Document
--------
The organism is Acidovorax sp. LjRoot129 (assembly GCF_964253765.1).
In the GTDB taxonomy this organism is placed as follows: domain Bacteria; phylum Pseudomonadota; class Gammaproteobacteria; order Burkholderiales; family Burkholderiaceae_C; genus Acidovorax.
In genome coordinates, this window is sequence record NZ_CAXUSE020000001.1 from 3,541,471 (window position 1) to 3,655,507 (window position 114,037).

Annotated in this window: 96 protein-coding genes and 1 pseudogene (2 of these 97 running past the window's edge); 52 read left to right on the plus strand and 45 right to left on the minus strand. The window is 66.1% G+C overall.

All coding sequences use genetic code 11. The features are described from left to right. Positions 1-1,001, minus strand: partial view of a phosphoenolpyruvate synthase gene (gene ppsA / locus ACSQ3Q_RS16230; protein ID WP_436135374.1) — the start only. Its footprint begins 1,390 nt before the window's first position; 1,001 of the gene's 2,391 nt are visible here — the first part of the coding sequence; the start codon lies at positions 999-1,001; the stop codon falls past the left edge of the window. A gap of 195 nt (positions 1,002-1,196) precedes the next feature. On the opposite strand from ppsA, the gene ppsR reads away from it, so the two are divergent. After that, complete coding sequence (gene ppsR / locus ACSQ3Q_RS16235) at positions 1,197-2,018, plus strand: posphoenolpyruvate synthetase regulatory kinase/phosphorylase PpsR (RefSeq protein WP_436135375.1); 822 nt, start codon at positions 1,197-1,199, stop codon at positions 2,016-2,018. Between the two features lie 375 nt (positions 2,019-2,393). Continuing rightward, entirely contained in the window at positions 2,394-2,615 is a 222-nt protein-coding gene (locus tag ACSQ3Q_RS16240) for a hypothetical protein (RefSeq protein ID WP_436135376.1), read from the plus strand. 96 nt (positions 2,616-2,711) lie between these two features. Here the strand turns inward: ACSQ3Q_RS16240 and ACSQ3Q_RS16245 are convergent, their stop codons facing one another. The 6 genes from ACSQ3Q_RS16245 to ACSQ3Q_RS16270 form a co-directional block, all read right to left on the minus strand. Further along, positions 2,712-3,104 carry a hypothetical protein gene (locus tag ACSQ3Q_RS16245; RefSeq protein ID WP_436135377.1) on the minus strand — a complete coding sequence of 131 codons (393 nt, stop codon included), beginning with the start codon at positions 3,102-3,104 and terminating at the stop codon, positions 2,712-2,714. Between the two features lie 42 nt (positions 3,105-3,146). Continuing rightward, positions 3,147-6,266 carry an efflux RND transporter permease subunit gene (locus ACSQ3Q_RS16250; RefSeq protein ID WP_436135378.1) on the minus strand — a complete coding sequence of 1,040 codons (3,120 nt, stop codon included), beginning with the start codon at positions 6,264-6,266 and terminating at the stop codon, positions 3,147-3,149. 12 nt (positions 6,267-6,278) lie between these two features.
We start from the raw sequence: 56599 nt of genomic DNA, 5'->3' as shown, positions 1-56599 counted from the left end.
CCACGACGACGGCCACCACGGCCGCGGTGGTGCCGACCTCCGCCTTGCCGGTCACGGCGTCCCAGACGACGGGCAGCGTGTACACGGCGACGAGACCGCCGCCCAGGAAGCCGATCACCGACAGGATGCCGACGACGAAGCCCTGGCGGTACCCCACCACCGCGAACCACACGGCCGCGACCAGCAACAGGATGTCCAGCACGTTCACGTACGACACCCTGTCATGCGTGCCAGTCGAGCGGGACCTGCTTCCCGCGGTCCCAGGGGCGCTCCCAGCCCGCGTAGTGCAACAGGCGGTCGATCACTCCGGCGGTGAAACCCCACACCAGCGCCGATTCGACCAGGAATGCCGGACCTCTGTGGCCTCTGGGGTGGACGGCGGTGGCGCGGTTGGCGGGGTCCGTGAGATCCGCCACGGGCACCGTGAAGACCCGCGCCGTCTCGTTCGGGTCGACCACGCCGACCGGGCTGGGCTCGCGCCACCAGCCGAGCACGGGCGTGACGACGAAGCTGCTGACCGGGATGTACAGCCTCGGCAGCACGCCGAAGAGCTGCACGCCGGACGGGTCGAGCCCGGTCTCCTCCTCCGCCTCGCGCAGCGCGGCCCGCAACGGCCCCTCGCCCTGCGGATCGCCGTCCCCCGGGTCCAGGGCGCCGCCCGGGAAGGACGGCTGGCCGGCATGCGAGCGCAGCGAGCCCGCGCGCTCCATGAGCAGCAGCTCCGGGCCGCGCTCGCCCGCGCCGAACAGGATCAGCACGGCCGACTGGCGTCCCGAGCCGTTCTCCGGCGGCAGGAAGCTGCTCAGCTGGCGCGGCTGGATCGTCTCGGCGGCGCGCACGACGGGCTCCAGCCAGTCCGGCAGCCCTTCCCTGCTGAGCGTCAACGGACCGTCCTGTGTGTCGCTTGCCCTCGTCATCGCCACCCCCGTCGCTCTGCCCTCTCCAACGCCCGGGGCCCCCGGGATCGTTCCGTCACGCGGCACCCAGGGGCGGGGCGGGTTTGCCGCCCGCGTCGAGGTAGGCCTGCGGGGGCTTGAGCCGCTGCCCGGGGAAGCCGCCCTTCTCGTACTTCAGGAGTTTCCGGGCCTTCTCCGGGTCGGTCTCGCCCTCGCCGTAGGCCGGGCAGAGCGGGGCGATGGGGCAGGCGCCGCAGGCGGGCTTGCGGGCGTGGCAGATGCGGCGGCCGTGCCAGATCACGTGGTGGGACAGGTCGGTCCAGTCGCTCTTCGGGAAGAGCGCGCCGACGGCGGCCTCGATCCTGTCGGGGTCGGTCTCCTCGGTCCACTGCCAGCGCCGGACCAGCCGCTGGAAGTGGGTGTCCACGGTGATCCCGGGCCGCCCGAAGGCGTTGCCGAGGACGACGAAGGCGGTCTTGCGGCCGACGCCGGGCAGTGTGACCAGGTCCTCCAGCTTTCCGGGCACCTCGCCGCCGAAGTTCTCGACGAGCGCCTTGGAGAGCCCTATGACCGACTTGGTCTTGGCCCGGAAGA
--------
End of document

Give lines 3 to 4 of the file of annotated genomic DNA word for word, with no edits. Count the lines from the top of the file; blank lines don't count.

In genome coordinates, this window is sequence record NZ_CAXUSE020000001.1 from 3,541,471 (window position 1) to 3,655,507 (window position 114,037).

Annotated in this window: 96 protein-coding genes and 1 pseudogene (2 of these 97 running past the window's edge); 52 read left to right on the plus strand and 45 right to left on the minus strand. The window is 66.1% G+C overall.